Are you immensely particular about ensuring the purity of the water you drink? Considering that, as per World Health Organization, contaminated water is a source of so many water-borne diseases, it is understandable that many of us don’t mind putting in extra effort to purify our waters.
One way to do so is reverse osmosis (RO), which removes magnesium and calcium from the water and other particles like fluoride, mercury, lead, and chlorine. This method can potentially clean water up to a purity level of 97 percent.
You also need to periodically sanitize the system by purging the water by adding bleach and then letting the water flow out. It is often recommended to perform the purging method for at least a day.
Why purge reverse osmosis for 24 hours? This is because an average reverse osmosis purifier takes 24 hours to release approximately 75 gallons of water (the average amount required to fill a tank). The duration also ensures that all bleach and harmful particles are safely removed.
Why purge reverse osmosis for 24 hours?
To identify why it is important to purge reverse osmosis for 24 hours, we need to take a few steps back and understand the entire cleaning process.
For the reverse osmosis system to remain effective in providing purified water, you must regularly sanitize and clean the water tank. Ideally, you should do this once before implementing the system and after every six months.
The first step of this sanitization process is switching off the water supply and emptying the tank. Then, bleach is added via an eye-dropper. And since we are dealing with drinking water, it is equally important to remove the added bleach.
This is where the prolonged purging comes in. Purging is when water goes through the system by opening faucets and letting the water containing the bleach flow out.
You do this process for 24 hours to ensure that all of the chemicals are removed from the system. After all, you wouldn’t want to drink contaminated water, right? It defeats the purpose of reverse osmosis to begin with!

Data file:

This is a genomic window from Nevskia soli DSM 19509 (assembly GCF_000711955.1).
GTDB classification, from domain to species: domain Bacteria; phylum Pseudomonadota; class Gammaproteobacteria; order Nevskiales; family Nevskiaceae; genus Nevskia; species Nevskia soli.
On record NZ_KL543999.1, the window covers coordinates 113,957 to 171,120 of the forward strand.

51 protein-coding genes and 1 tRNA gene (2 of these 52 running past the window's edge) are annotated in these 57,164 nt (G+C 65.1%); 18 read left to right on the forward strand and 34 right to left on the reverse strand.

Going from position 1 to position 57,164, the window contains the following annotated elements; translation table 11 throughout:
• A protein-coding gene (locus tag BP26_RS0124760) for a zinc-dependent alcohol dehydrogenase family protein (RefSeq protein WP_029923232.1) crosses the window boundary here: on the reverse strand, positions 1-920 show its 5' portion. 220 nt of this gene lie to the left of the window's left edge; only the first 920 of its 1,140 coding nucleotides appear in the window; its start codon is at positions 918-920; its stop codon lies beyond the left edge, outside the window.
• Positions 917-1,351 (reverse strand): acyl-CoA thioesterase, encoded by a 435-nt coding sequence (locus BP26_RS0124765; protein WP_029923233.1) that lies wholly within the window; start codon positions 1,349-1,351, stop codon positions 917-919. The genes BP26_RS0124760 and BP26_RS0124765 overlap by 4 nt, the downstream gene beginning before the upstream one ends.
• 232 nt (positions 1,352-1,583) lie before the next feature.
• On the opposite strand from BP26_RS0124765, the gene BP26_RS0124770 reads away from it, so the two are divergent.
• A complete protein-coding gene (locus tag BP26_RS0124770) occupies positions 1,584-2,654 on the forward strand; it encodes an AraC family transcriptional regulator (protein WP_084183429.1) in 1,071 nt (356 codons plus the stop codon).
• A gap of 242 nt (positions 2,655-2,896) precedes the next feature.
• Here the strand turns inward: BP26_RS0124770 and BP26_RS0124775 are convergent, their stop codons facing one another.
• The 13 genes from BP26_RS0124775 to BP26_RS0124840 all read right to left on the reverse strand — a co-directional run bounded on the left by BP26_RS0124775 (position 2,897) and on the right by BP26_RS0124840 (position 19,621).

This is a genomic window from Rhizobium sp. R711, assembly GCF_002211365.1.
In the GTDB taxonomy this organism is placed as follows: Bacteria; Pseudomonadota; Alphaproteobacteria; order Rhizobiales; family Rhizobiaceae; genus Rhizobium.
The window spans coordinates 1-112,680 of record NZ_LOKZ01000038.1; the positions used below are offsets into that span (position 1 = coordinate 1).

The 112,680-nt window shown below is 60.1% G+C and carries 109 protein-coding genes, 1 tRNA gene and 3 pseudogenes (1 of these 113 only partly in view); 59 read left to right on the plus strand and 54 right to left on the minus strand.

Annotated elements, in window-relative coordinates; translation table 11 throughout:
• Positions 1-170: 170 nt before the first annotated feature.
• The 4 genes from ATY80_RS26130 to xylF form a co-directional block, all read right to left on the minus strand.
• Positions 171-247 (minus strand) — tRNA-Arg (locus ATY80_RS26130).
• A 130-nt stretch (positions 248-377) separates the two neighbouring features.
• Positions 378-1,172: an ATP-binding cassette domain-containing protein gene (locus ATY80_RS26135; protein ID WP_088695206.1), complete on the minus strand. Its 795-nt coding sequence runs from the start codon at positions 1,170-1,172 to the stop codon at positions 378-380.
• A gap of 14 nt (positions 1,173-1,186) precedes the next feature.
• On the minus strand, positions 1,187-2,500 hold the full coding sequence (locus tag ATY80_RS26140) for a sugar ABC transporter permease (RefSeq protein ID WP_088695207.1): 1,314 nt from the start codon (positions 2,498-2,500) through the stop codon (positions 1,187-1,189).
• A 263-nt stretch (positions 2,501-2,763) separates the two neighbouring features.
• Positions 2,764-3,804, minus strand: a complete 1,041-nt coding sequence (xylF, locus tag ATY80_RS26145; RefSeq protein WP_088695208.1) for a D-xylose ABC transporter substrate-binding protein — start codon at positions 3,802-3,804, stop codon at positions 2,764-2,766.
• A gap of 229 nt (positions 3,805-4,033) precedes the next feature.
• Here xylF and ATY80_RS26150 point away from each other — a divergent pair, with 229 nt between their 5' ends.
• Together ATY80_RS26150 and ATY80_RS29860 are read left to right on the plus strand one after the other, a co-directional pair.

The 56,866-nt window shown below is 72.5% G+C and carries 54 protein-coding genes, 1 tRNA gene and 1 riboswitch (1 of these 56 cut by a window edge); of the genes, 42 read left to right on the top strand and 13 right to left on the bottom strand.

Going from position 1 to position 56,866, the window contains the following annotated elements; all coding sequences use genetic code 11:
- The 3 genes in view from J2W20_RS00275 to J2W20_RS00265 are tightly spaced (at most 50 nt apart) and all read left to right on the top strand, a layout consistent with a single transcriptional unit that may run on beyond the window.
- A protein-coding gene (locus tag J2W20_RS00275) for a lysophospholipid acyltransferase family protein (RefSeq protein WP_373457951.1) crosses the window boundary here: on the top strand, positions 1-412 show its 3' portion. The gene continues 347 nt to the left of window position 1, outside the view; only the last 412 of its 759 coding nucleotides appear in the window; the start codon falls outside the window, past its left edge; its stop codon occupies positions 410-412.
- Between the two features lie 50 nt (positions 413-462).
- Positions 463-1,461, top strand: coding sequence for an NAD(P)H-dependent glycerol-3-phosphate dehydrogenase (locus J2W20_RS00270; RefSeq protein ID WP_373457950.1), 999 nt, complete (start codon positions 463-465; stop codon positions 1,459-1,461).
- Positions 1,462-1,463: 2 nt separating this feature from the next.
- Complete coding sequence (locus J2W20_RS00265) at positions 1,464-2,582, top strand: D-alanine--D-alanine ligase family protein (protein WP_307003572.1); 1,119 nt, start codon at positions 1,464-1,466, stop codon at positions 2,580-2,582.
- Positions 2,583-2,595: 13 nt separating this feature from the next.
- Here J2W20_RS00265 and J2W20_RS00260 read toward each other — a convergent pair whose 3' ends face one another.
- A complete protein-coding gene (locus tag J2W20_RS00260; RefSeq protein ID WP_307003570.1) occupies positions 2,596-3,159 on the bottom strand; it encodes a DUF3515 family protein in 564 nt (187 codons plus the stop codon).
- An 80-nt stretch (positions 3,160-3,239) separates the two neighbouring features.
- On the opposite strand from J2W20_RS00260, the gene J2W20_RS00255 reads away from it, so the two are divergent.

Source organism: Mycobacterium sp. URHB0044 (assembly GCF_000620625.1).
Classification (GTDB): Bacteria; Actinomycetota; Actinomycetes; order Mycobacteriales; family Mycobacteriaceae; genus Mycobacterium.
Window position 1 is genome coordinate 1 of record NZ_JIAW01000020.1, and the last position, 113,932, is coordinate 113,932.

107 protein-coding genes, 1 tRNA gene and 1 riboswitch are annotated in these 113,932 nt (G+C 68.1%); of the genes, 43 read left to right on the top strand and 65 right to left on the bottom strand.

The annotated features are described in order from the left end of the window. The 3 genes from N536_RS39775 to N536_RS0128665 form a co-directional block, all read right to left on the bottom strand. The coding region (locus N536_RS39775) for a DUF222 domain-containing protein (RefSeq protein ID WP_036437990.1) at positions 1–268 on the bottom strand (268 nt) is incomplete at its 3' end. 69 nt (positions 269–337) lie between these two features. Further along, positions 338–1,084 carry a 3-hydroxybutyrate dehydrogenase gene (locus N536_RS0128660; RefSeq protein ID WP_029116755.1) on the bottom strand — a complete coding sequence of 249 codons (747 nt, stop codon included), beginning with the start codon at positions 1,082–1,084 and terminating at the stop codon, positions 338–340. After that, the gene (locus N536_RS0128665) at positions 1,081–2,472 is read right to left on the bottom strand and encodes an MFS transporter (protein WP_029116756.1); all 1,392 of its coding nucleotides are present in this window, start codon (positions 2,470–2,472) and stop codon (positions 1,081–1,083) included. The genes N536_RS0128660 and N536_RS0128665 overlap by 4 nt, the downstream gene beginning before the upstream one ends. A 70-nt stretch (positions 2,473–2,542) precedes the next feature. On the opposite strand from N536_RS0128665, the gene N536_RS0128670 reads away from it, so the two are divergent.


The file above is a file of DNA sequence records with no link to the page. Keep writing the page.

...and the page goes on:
How long to purge a reverse osmosis system?
There are two ways to answer this question. As you might have gathered from the title of this article, you should purge the system for at least 24 hours. Another metric to look through is the number of times you need to empty the water tank.
There are different types and capacities of water tanks. While it usually takes one tank’s worth of water a day to be emptied, sometimes, the water tanks are smaller, and hence it takes less than a day for them to be emptied.
In this case, the metric is not just emptying the tank once. Instead, you need to do it twice or thrice to purge the reverse osmosis system effectively. This should take a day but can also take longer.
Additionally, another good way to judge how long you must purge the reverse osmosis system is to detect if you could smell the odor of the bleach or not. Only stop when you can’t identify the strong smell of bleach.
Do you have to purge reverse osmosis water filters?
Yes, you need to purge reverse osmosis water filters at least once every six months. However, there are also instances when the various filters need to be replaced rather than cleaned, purged, and reused.
There are different types of filters within an RO system. The first stage has pre-filters through which water must flow first. When it does so, any dirt, sand, and sediments that may exist in the water are filtered out. Every six months, this filter needs to be replaced. So, whenever you purge the system, this pre-filter has to go!
The second stage has a carbon filter that removes odors, chlorine, and other chemicals. This filter is immensely important for the RO membrane’s longevity and needs to be changed after six months.
Now comes the real reverse osmosis phase. This is where water passes through a membrane at high pressure so that all contaminants stay at one side and pure water is released to the other. Compared to other filters that need to be changed quite frequently, a membrane can last for over two years under optimum conditions.
In the fourth and final stage, another carbon filter is present that removes any lingering odor and taste from the water. Like the previous carbon filter, this one also has to be changed in six months.